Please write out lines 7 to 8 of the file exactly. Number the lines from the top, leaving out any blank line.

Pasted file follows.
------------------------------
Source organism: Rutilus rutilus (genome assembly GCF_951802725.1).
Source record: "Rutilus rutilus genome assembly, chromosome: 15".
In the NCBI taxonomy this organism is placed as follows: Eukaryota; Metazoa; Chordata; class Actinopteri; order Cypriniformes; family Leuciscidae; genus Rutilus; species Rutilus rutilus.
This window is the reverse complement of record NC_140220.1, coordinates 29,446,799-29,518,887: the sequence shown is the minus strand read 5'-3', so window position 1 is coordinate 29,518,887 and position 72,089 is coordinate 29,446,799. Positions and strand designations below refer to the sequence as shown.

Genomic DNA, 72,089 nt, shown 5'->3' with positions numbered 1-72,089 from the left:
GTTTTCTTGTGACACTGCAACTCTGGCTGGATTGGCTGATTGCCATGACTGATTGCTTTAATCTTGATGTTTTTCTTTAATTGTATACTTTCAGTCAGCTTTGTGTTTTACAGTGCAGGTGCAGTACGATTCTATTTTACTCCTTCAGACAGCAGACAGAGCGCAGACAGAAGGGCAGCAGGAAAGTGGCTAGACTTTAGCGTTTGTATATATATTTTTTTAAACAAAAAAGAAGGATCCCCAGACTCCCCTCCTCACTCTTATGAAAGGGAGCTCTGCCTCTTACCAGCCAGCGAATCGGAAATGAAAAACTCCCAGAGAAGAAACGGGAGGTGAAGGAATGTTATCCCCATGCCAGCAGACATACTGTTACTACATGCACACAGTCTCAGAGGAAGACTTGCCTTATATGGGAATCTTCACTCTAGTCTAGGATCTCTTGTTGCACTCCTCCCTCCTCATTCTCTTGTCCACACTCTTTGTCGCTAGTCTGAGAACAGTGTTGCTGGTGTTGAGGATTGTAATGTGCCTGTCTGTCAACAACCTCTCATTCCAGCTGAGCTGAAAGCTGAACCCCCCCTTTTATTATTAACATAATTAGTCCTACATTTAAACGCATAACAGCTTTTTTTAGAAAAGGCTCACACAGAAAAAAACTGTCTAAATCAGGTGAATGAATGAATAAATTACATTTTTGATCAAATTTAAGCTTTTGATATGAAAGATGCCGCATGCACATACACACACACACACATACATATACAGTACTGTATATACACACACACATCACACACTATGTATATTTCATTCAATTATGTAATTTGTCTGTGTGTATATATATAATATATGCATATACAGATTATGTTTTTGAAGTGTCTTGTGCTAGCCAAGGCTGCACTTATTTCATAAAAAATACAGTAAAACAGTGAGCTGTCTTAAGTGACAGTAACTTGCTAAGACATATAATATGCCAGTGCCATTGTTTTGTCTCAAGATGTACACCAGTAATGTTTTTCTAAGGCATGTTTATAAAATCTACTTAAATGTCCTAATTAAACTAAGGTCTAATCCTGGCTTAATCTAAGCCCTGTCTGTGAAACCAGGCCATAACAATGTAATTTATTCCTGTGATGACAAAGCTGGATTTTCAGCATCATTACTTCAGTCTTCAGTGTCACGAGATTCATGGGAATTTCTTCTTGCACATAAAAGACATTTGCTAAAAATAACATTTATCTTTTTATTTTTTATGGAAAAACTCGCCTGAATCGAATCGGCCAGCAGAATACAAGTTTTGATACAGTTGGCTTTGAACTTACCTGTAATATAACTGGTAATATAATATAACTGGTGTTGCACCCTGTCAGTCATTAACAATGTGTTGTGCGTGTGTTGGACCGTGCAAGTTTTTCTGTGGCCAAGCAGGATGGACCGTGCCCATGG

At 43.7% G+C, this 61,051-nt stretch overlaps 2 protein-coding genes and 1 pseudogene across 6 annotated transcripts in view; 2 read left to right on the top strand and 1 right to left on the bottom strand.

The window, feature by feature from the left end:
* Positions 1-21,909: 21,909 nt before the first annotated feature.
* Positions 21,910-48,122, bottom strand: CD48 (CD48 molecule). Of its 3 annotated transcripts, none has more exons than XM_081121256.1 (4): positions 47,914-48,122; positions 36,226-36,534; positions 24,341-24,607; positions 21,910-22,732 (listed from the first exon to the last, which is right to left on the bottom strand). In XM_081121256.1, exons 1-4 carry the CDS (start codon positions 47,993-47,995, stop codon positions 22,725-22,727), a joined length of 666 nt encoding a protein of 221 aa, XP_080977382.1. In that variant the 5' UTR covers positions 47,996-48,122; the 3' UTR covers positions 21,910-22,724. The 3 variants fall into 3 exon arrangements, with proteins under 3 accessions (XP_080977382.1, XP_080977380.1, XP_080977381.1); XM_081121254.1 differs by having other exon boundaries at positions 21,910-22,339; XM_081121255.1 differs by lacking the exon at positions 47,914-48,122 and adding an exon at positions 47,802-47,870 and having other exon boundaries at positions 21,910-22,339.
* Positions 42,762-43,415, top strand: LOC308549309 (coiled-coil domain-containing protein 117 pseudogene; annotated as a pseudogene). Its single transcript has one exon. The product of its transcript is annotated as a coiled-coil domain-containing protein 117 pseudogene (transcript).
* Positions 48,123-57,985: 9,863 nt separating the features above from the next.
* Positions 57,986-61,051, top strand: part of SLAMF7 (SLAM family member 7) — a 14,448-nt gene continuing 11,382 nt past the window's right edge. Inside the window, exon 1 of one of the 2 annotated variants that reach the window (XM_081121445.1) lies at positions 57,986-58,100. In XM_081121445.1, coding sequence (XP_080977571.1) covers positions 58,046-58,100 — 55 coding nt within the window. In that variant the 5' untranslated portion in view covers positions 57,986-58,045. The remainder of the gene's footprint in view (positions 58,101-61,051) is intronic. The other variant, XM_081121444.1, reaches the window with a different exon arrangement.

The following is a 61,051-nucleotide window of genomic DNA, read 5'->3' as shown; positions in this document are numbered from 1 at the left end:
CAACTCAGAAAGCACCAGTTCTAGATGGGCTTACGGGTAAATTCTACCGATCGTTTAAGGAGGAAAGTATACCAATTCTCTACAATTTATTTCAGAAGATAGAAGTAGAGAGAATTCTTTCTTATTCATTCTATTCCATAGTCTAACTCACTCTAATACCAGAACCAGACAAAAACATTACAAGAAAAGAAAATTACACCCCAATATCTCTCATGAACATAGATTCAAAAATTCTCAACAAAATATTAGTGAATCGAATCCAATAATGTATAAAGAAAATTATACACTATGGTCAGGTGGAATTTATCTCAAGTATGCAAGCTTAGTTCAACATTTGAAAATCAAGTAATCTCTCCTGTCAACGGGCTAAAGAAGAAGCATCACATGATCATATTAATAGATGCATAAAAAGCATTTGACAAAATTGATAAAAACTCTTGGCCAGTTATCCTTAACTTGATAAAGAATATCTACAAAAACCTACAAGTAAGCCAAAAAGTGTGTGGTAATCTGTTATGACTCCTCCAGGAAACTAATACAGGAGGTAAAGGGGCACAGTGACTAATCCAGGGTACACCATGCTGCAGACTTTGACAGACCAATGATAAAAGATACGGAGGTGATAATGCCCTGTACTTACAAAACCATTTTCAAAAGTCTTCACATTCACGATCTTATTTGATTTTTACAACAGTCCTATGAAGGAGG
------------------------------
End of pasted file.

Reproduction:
At 43.7% G+C, this 61,051-nt stretch overlaps 2 protein-coding genes and 1 pseudogene across 6 annotated transcripts in view; 2 read left to right on the top strand and 1 right to left on the bottom strand.

The window, feature by feature from the left end: